On 28 Jan 2010 at 10:44am KellyLamb wrote:
I watched The Book of Eli at t b o e . i n f o and it was pretty good quality. but I had to do a survey first. after that it worked though, so whatever.
On 28 Jan 2010 at 1:10pm Sherlock wrote:
I think we've all felt like that at times. Have a lie down.
On 28 Jan 2010 at 11:23pm Down and Out wrote:
So, basically, you come on a public forum and admit to illegal downloading. A forum where Plod could easily get authority to search your IP address etc. That's really not the smartest move I've come across. You're not really called Kelly as well, are you?
On 1 Feb 2010 at 1:30pm Lewes Cinema wrote:
Um.. so you are receiving stolen property in the form of stolen film content? Why don't you just have the courage to go the whole hog and steal a DVD from a local shop when it comes out Hmmm?
Just because it is done via the click of a mouse does not make it any less of a crime. You are riding on the backs of businesses like Lewes Cinema that have to pay for the content you are stealing.
On 1 Feb 2010 at 4:31pm Ed Can Do wrote:
If you want to pirate films, just use piratebay.org and avoid the surveys.
On 1 Feb 2010 at 11:37pm Brixtonbelle wrote:
there are loads of sites that you don't even have to download now - my daughter has found loads with kids films on them - even You tube has films in chunks.
But it will never take the place of the cinema - people will always love the experience of going to see a film with a big screen and decent sound. I hear cinema audiences are going up.
I applaud you Lewes cinema, but I'd still love a cinema I could got to any day, any time in Lewes as I'm a shiftworker.
On 4 Feb 2010 at 8:25pm Alex wrote:
Brixtonbelle, I know it's tilting at windmills, but I hope you're at least trying to persuade your daughter that watching illegally copied films is wrong. It doesn't matter if it involved downloading or not. People like going to the cinema, but very, very few films earn their money back from the theatrical release. They rely on DVD sales, and those sales are down. The bottom line is that until someone comes up with a business model where you can spend millions making a film that everybody then watches for free, the whole film industry is under threat.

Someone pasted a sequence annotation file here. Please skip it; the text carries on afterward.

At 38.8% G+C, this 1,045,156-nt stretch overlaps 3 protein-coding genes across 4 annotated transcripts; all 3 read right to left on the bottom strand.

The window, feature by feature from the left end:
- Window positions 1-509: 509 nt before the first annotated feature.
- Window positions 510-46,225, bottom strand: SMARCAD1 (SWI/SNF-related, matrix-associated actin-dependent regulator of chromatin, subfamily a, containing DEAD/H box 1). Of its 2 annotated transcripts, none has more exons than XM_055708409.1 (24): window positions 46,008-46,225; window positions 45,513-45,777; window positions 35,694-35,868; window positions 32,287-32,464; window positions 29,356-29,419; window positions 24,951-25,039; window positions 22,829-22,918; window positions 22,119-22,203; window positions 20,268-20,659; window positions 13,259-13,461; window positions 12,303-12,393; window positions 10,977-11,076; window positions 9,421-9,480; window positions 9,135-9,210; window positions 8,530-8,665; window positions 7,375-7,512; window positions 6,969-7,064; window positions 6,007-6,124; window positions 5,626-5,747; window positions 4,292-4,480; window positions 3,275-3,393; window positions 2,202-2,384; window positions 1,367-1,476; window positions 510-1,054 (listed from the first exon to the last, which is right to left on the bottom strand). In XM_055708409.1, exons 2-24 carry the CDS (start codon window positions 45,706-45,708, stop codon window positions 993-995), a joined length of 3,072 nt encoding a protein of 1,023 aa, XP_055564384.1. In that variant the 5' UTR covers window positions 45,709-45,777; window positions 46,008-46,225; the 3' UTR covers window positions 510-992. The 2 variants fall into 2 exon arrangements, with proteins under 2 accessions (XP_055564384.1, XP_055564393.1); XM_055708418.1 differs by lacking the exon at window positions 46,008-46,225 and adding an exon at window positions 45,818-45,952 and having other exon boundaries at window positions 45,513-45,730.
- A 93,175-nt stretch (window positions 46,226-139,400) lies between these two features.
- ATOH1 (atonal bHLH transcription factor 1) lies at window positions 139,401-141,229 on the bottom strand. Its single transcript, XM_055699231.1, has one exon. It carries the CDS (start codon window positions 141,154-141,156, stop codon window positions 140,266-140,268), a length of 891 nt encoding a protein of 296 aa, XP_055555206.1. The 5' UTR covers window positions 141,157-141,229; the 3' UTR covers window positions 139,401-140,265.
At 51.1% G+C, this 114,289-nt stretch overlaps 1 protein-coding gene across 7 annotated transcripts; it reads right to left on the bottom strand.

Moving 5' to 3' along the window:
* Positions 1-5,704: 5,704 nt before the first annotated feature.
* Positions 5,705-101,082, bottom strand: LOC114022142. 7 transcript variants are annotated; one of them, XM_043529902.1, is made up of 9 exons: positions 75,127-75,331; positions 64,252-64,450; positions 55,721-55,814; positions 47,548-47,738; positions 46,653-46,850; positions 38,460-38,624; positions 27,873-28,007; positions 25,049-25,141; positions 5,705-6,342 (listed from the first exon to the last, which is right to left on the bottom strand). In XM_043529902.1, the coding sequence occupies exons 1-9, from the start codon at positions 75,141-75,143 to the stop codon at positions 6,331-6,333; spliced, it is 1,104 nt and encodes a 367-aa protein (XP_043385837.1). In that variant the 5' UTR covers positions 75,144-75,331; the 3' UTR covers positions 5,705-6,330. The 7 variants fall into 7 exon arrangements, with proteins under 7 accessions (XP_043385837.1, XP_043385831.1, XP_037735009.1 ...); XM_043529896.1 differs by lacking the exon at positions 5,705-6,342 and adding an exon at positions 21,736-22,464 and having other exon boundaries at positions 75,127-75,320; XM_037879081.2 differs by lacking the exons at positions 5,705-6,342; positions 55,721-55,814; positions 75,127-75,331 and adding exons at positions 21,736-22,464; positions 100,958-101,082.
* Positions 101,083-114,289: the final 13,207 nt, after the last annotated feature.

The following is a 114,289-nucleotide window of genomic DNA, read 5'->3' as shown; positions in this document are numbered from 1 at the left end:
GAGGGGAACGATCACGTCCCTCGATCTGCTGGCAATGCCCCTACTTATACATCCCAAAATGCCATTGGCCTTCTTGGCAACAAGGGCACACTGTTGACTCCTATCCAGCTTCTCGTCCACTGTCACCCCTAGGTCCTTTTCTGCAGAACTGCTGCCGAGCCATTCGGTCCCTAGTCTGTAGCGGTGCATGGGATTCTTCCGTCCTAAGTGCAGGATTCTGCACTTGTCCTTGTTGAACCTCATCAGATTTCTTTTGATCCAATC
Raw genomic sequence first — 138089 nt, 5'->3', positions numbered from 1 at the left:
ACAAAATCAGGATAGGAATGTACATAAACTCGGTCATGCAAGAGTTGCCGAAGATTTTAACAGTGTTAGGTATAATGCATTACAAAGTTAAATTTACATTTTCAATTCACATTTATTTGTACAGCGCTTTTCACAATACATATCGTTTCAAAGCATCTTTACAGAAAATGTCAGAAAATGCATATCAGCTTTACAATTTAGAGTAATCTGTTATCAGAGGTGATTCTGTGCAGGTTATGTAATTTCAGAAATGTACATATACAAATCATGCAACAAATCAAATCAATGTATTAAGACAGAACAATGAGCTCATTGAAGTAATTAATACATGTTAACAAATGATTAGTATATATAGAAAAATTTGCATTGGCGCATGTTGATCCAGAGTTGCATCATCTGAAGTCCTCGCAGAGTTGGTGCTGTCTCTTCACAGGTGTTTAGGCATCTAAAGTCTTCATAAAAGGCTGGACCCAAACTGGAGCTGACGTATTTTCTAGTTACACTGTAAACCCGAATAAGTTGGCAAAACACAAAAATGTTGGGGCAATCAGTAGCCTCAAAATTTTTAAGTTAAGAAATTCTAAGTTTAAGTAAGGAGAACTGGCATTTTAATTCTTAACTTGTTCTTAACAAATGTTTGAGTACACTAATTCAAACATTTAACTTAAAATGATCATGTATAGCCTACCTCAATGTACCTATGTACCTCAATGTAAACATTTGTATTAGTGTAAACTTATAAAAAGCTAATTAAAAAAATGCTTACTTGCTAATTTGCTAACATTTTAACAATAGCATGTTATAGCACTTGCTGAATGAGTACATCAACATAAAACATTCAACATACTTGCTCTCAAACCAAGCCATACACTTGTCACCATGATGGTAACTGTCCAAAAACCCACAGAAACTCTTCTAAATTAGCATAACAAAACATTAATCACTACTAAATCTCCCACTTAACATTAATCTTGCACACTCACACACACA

On 4 Feb 2010 at 10:30pm Brixtonbelle wrote:
Why is it tilting at windmills ? She's not storing or distributing the films, just looking at them on sites that are already there - either youtube or Japanese versions. We also use lovefilm a lot and buy dvd's and go to the cinema, so I feel no guilt about letting her watch online, especially when cinemas don't seem to charge children's prices now - - £7 for a child ?
Anyone see Mark Thomas on the culture show tonight ? Very very intersting. The govt are trying to sneak in a law on filesharing and downloads that has very serious ramifications for freedom of speech. The terms of the new law are so loose they can also be applied to other 'crimes'. The only people in favour are of course the music execs and the govt. Technology is, as always way ahead and ways to download on the move without using a set isp are already here (iphone apps etc). Watch it on iplayer - it's not illegal, honest !.
On 5 Feb 2010 at 1:40pm Not from around here wrote:
Brixtonbelle - if your daughter is watching illegally copied films online you really do have a responsibility to stop her. I'm afraid the fact that you go to the cinema does not justify watching stolen content any more than you would be justified to steal a book from WH Smiths just because you usually buy books there.